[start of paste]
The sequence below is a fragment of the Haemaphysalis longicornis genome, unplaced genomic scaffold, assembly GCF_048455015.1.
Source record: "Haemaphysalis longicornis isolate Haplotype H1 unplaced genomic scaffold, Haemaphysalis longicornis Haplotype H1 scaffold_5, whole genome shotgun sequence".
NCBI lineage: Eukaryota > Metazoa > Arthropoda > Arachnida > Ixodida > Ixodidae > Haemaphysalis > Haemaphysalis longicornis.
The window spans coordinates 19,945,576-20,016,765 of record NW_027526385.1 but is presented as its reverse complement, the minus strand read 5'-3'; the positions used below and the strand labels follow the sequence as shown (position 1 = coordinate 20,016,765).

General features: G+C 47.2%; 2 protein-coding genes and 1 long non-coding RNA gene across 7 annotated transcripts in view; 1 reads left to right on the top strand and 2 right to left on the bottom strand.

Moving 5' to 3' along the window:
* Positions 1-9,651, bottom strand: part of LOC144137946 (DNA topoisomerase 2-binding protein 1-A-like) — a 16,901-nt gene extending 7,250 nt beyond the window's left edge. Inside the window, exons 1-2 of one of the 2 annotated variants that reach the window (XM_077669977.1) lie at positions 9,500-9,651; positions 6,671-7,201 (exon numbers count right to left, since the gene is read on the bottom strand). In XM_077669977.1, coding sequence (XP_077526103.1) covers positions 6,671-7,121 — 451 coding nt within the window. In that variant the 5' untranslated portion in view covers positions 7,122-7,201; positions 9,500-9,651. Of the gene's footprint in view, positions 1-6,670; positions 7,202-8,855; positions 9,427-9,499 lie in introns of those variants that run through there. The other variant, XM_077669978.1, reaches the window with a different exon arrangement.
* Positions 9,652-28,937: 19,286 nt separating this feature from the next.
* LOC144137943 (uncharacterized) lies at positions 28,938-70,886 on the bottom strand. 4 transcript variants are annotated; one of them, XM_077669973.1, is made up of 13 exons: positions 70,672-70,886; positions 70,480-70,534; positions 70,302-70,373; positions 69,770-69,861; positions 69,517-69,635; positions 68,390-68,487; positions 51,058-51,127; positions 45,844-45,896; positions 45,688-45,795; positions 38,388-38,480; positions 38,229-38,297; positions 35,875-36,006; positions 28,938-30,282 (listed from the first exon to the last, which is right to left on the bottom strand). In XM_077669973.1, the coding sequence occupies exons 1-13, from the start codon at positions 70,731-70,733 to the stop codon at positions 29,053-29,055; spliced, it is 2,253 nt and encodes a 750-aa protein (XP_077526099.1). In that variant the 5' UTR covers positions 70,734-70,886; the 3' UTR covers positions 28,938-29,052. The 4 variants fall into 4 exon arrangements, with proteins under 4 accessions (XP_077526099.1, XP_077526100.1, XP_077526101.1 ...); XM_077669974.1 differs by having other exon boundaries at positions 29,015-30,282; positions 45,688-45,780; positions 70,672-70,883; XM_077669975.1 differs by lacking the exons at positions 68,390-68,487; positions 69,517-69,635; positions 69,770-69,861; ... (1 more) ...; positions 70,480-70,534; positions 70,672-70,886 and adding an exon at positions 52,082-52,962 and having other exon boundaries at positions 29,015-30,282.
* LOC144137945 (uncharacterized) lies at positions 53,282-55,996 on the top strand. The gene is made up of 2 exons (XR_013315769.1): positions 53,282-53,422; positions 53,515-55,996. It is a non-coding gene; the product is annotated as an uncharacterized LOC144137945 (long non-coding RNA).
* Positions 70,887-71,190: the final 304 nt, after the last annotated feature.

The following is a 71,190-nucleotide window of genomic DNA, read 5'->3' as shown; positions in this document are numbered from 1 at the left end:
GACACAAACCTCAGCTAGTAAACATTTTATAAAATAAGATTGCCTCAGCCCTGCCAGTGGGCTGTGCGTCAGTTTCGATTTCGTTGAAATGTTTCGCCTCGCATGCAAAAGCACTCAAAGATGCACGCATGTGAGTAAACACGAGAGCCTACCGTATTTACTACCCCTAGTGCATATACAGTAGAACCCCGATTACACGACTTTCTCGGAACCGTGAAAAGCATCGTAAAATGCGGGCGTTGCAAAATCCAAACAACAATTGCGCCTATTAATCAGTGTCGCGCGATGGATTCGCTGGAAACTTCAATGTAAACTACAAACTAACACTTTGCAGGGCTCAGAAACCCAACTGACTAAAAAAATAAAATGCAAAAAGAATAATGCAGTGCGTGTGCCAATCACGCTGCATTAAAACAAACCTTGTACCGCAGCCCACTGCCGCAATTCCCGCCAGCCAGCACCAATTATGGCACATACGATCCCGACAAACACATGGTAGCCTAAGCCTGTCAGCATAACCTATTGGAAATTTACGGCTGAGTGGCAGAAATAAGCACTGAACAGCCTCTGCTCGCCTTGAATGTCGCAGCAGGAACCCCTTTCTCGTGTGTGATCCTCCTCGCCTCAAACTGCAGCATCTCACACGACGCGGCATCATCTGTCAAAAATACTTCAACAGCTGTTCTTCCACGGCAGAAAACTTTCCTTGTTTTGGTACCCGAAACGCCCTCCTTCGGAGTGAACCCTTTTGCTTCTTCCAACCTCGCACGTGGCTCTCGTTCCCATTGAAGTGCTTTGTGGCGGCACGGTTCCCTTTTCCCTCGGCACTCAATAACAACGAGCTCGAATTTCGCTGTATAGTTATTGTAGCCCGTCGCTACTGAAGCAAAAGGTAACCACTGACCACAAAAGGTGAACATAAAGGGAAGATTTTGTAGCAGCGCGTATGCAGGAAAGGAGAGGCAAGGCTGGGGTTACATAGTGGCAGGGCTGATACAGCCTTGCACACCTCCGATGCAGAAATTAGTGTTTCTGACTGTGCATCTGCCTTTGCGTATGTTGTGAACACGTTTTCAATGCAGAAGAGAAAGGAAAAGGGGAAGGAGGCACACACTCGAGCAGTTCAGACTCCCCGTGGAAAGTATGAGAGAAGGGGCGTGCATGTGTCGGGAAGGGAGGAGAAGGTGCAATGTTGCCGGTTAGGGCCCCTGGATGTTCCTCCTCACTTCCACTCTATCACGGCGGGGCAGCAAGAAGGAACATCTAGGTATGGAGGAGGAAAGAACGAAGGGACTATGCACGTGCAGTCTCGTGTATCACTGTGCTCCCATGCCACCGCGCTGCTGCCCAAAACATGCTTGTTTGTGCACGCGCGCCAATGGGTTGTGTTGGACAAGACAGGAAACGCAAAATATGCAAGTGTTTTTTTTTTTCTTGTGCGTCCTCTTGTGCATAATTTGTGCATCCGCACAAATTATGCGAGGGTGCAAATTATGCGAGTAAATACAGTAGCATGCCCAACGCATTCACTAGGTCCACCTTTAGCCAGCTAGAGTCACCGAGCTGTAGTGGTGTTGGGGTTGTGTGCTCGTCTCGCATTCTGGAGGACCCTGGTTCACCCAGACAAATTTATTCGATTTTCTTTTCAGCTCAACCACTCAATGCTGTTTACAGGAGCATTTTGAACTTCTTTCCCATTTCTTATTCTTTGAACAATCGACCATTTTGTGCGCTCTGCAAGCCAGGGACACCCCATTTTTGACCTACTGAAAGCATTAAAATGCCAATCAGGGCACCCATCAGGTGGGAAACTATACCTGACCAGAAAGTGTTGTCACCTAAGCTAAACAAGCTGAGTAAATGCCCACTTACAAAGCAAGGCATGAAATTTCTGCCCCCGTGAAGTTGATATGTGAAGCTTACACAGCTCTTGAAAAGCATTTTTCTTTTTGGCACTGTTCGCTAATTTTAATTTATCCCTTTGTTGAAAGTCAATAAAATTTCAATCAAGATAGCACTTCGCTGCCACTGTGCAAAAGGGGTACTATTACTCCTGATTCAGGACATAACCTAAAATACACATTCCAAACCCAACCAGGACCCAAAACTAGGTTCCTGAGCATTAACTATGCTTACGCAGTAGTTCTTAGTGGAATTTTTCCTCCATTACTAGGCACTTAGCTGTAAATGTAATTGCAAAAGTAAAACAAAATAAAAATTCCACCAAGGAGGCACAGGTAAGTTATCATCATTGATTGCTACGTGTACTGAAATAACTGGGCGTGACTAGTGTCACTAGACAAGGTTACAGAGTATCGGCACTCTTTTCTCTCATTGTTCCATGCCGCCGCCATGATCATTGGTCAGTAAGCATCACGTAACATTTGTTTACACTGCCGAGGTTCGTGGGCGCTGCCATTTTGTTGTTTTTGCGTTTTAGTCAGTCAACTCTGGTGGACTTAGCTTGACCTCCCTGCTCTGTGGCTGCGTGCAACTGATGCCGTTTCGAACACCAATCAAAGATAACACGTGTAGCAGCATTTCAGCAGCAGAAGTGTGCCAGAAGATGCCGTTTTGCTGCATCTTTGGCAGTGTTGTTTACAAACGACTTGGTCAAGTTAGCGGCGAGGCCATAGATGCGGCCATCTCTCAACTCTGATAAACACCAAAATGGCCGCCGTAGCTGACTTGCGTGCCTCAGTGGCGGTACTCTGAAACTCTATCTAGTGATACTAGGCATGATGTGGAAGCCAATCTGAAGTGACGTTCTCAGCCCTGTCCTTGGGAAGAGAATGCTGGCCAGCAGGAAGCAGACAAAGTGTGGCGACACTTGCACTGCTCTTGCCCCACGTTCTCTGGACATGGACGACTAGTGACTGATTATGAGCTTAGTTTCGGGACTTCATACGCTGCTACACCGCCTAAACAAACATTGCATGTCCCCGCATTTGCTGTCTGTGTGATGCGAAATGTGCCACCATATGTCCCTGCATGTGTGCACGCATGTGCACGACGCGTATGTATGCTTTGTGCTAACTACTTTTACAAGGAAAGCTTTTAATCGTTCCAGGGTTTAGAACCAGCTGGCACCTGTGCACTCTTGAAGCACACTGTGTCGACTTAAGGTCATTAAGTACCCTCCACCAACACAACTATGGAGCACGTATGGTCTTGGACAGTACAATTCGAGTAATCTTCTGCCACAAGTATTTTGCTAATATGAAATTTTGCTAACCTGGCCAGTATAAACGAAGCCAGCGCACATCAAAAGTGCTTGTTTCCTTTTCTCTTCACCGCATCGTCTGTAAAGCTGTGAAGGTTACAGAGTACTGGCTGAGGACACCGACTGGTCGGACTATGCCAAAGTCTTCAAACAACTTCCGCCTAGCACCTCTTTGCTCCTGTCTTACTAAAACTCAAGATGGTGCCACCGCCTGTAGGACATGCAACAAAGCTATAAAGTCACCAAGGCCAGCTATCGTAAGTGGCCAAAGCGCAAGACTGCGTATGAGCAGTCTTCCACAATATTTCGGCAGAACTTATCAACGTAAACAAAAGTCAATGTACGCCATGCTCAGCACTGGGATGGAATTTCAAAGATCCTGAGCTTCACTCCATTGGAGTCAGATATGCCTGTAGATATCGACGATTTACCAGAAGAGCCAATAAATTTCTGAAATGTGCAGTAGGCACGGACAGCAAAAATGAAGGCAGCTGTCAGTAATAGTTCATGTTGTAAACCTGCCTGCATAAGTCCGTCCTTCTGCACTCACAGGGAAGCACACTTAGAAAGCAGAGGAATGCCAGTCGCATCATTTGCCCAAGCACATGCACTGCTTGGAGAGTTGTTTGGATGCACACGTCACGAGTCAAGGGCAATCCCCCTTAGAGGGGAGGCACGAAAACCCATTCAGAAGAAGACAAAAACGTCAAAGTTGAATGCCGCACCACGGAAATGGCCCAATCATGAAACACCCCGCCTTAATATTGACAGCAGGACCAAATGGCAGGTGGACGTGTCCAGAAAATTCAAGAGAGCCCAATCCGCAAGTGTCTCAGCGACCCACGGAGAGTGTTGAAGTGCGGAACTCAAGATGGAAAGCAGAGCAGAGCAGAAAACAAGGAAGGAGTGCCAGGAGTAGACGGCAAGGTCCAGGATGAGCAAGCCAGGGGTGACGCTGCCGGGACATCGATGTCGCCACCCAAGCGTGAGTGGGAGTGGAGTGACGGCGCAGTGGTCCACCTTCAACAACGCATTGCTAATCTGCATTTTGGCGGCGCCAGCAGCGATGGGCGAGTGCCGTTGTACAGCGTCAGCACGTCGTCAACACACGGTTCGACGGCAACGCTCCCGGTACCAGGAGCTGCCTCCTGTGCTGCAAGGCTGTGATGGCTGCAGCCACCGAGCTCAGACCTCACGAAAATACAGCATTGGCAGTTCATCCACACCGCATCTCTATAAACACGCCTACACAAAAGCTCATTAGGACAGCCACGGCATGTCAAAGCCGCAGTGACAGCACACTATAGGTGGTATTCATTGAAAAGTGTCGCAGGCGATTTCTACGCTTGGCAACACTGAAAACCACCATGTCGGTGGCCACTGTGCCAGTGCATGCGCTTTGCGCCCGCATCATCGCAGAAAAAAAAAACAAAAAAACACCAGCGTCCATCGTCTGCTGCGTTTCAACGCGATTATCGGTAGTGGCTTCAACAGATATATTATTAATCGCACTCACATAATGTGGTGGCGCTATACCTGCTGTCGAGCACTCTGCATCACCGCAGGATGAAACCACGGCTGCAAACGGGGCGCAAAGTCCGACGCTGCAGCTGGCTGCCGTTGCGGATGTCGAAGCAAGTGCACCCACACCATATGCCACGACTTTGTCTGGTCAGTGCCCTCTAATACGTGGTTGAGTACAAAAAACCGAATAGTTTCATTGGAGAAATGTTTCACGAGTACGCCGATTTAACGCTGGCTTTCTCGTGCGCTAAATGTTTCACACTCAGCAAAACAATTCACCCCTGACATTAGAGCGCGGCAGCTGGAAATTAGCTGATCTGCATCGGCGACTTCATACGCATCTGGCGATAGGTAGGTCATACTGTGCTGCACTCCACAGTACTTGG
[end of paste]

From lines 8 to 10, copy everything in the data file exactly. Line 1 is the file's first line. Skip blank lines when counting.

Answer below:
* Positions 9,652-28,937: 19,286 nt separating this feature from the next.
* LOC144137943 (uncharacterized) lies at positions 28,938-70,886 on the bottom strand. 4 transcript variants are annotated; one of them, XM_077669973.1, is made up of 13 exons: positions 70,672-70,886; positions 70,480-70,534; positions 70,302-70,373; positions 69,770-69,861; positions 69,517-69,635; positions 68,390-68,487; positions 51,058-51,127; positions 45,844-45,896; positions 45,688-45,795; positions 38,388-38,480; positions 38,229-38,297; positions 35,875-36,006; positions 28,938-30,282 (listed from the first exon to the last, which is right to left on the bottom strand). In XM_077669973.1, the coding sequence occupies exons 1-13, from the start codon at positions 70,731-70,733 to the stop codon at positions 29,053-29,055; spliced, it is 2,253 nt and encodes a 750-aa protein (XP_077526099.1). In that variant the 5' UTR covers positions 70,734-70,886; the 3' UTR covers positions 28,938-29,052. The 4 variants fall into 4 exon arrangements, with proteins under 4 accessions (XP_077526099.1, XP_077526100.1, XP_077526101.1 ...); XM_077669974.1 differs by having other exon boundaries at positions 29,015-30,282; positions 45,688-45,780; positions 70,672-70,883; XM_077669975.1 differs by lacking the exons at positions 68,390-68,487; positions 69,517-69,635; positions 69,770-69,861; ... (1 more) ...; positions 70,480-70,534; positions 70,672-70,886 and adding an exon at positions 52,082-52,962 and having other exon boundaries at positions 29,015-30,282.
* LOC144137945 (uncharacterized) lies at positions 53,282-55,996 on the top strand. The gene is made up of 2 exons (XR_013315769.1): positions 53,282-53,422; positions 53,515-55,996. It is a non-coding gene; the product is annotated as an uncharacterized LOC144137945 (long non-coding RNA).